They don't work at the Capitol or carry government ID's, but federal contractors are hurting from the shutdown just as much as federal employees.
"This is my only income and this is hitting me really hard -- I imagine it is a lot of other people [too]," says Arianna Bocci, who works for a D.C. company contracted by the FAA - though she's not working at the moment.
"I like to work and sitting at home is not for me," she continues.
Bocci is headed home to Nashville for a few days, frustrated by the shutdown and what it means for contractors like her.
"While I'm thankful everyone else will be reimbursed, we're not," Bocci explains.
While legislation is moving forward to provide back pay for furloughed federal workers, contract workers likely won't be as fortunate. With the government shutdown, money isn't going out to contractors, meaning employees won't get paid.
"It's difficult to make the call and say, 'Don't show up to work you're not gonna get a paycheck," says Dave Harden.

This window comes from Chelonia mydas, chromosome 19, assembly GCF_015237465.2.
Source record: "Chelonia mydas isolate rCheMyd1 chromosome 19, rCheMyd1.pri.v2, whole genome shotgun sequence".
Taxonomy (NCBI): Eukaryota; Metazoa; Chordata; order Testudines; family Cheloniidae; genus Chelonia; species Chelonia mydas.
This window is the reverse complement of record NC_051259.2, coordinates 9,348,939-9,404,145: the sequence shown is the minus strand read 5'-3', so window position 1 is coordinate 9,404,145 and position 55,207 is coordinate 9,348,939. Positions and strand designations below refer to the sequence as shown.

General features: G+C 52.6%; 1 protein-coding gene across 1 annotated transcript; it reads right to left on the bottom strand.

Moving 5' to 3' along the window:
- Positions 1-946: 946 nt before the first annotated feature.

Harden is the COO of Melwood, a nonprofit in Upper Marlboro that provides jobs for people with disabilities and for wounded warriors. The loss of $350,000 in federal funding each week means 272 contracted workers cannot work.
The federal government doles out more than an estimated $500 billion a year to federal contractors, who then employ millions of people across the country.
Arianna Bocci is one of them, and expresses an opinion on Congress likely shared by man:
"I think it's sad that a few hundred people have taken thousands and thousands of peoples' paychecks in their hands and they don't care."